This month, Marina Bay Waterfront lights up to awesomeness with the theme of “Light Meets Asia”, for the second year running of sustainable light art festival.
Garden of Light by Hexogon Solution, Singapore – an animated projection on the facade of Art Science Museum.
Beautiful rows of palm trees along the waterfront, not part of the light installation.
Coral Garden by Olivia d’Aboville, Philippines – a field of “coral” constructed from transparent cocktail stirrers that draws attention to the negative impact of human practices on the world’s coral reefs.
The Light Dam by Uno Lai, Taiwan – an interactive installation powered by solar panels that responds to visitors’ movements.
5QUID by Ryf Zaini, Singapore – a squid-like creature emerging from the waters, seeking to meld into the urban landscape.
Deck Journey by Zulkifle Mahmod, Singapore – sit back and enjoy the waterfront view that completes with customised soundscape (from the lamp-shaped thingy above the chair).
The Gate by Li Hui, China (now one of my favourite installation artists after the Chimera exhibition) – hundreds of laser beams framing the doorway to create the sense of a symbolic passage and a path to enlightenment.
Crystallised by Andrew Daly and Katherine Fife, Australia – a canopy of 5,000 edge-lit acrylic rods evoking a night sky in transition.
Classification Pending by Craig Walsh, Australia – Mythical marine life forms appear to exist mysteriously after dark in the waters of Marina Bay. The creatures projection looked unbelievably real in the water and feels somewhat eerie especially at the quiet corner of the waterfront. Probably my favourite installation of all.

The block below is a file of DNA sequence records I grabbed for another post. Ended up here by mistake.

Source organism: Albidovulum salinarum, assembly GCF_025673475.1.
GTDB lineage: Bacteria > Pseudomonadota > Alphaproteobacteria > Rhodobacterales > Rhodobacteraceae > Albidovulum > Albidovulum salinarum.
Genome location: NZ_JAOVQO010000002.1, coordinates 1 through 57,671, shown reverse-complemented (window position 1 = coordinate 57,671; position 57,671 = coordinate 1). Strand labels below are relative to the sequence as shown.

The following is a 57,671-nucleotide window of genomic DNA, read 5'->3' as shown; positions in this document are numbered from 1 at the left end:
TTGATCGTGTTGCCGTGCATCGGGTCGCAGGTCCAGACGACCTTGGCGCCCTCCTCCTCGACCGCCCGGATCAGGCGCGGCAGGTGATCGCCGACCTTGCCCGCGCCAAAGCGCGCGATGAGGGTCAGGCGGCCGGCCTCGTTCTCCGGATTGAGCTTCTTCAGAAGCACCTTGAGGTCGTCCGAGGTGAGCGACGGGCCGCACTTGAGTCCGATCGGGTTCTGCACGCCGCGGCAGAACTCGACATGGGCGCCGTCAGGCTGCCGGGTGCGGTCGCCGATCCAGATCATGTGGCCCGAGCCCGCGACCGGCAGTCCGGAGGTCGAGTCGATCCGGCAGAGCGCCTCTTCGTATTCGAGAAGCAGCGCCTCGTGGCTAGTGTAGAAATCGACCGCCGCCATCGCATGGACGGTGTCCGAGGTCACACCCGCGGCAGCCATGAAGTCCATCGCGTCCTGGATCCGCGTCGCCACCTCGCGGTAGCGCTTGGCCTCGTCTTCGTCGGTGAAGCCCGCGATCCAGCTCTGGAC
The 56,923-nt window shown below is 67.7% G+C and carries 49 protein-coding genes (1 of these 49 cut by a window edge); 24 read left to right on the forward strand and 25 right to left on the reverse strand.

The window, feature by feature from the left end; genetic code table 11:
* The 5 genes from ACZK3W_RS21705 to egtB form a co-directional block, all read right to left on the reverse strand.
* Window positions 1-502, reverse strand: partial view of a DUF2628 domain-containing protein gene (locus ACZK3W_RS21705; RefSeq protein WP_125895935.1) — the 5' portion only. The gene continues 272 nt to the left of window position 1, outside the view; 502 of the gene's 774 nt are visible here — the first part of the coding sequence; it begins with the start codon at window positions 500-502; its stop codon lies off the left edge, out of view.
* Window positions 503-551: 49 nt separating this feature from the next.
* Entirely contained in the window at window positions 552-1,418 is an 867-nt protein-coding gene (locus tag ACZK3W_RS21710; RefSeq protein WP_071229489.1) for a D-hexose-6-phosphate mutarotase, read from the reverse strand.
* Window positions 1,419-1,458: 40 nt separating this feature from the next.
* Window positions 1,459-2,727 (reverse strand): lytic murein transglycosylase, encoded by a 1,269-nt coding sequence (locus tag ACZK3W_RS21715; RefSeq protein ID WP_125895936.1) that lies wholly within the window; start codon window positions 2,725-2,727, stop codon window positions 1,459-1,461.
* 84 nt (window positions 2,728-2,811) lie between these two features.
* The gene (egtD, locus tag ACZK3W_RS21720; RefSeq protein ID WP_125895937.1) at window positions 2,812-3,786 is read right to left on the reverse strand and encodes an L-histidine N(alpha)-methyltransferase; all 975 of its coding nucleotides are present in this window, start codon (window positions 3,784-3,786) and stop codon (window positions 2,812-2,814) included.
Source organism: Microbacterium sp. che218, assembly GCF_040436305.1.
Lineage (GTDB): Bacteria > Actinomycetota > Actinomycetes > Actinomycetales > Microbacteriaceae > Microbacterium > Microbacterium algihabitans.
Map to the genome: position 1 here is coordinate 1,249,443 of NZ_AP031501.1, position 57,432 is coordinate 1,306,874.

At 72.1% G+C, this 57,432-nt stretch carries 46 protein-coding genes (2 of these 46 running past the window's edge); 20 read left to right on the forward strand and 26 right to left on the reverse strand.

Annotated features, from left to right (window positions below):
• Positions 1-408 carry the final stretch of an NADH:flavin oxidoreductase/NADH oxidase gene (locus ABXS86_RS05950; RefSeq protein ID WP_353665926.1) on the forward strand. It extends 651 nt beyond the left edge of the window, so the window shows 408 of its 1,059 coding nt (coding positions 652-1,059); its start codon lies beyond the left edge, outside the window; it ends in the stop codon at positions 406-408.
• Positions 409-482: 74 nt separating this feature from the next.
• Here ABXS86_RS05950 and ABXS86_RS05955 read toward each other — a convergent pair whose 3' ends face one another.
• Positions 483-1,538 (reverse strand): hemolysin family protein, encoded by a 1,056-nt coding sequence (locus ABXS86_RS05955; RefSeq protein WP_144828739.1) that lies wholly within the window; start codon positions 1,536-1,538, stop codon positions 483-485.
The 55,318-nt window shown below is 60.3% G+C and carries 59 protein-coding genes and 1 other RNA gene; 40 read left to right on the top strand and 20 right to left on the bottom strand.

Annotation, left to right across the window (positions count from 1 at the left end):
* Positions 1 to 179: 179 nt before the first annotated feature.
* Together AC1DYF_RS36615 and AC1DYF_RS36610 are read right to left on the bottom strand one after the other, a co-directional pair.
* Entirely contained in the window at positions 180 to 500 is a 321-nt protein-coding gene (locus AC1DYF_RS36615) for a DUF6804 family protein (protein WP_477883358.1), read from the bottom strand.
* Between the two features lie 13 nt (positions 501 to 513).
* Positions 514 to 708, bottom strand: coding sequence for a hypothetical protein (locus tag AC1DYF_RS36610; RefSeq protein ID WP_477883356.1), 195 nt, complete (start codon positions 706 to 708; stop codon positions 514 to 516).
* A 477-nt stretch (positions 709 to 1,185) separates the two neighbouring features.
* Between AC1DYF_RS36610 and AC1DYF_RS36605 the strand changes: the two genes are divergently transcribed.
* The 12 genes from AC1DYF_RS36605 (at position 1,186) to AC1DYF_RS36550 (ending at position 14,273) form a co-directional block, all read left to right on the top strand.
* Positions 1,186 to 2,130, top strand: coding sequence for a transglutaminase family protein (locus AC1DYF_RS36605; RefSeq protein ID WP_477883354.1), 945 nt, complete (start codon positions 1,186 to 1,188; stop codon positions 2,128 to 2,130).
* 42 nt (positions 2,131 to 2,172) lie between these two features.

Singapore Student Showcase in one of the shipping containers.
Sweet Home by Aleksandra Stratimirovic, Sweden – Rows of dainty lampshades evoke a warm, homely atmosphere in an urban setting that looked like a cafe from far.
Immersion by Marin Bevz and Kathryn Clifton, Australia – an LED strip lighting “water fountain” that glows and changes in tandem with the visitor’s movement.
Light Of The Merlion by OCUBO, Portugal – interactive colouring (by the visitors) that projects real-time onto its surface... Probably the most hideous looking installation of all. i think the poor merlion best stays clean and white.
9 March – 1 April 2012
7:30pm – 11:00pm
Marina Bay Waterfront
Although there were only a few installations that i really like (and would actually remember) but my friend and i did enjoy ourselves as we strolled along the waterfront; exchanging views, intrigued by some of the installations and taking in the beautiful sight. And of course the good weather on Saturday, with surprising cool breezes, played an important part too. Definitely recommended.
*Art installations information extracted from the event brochure